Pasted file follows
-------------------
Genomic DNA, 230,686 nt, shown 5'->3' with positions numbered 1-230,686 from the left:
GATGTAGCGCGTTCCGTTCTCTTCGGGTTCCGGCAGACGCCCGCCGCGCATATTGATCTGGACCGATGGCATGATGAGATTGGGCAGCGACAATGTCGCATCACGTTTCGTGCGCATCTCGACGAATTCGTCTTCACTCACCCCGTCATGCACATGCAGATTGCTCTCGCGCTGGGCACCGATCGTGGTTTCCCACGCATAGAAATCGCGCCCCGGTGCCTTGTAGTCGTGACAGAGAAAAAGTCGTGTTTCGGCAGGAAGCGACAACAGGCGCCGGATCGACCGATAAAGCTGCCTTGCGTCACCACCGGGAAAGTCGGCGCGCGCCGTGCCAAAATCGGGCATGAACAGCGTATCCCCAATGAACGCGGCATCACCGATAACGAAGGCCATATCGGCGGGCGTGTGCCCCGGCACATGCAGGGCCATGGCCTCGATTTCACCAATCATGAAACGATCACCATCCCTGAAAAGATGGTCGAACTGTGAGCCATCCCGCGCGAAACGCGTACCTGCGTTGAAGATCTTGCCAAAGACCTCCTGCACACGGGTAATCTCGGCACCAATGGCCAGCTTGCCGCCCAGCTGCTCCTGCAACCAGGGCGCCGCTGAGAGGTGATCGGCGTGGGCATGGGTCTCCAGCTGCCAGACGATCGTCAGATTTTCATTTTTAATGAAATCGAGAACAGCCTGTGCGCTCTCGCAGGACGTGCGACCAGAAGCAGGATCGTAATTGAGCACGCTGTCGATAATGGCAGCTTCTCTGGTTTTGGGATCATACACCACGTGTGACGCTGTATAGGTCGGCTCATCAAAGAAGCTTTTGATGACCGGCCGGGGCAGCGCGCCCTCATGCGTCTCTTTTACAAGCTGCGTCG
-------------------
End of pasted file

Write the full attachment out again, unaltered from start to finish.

Genomic DNA, 230,686 nt, shown 5'->3' with positions numbered 1-230,686 from the left:
GATGTAGCGCGTTCCGTTCTCTTCGGGTTCCGGCAGACGCCCGCCGCGCATATTGATCTGGACCGATGGCATGATGAGATTGGGCAGCGACAATGTCGCATCACGTTTCGTGCGCATCTCGACGAATTCGTCTTCACTCACCCCGTCATGCACATGCAGATTGCTCTCGCGCTGGGCACCGATCGTGGTTTCCCACGCATAGAAATCGCGCCCCGGTGCCTTGTAGTCGTGACAGAGAAAAAGTCGTGTTTCGGCAGGAAGCGACAACAGGCGCCGGATCGACCGATAAAGCTGCCTTGCGTCACCACCGGGAAAGTCGGCGCGCGCCGTGCCAAAATCGGGCATGAACAGCGTATCCCCAATGAACGCGGCATCACCGATAACGAAGGCCATATCGGCGGGCGTGTGCCCCGGCACATGCAGGGCCATGGCCTCGATTTCACCAATCATGAAACGATCACCATCCCTGAAAAGATGGTCGAACTGTGAGCCATCCCGCGCGAAACGCGTACCTGCGTTGAAGATCTTGCCAAAGACCTCCTGCACACGGGTAATCTCGGCACCAATGGCCAGCTTGCCGCCCAGCTGCTCCTGCAACCAGGGCGCCGCTGAGAGGTGATCGGCGTGGGCATGGGTCTCCAGCTGCCAGACGATCGTCAGATTTTCATTTTTAATGAAATCGAGAACAGCCTGTGCGCTCTCGCAGGACGTGCGACCAGAAGCAGGATCGTAATTGAGCACGCTGTCGATAATGGCAGCTTCTCTGGTTTTGGGATCATACACCACGTGTGACGCTGTATAGGTCGGCTCATCAAAGAAGCTTTTGATGACCGGCCGGGGCAGCGCGCCCTCATGCGTCTCTTTTACAAGCTGCGTCG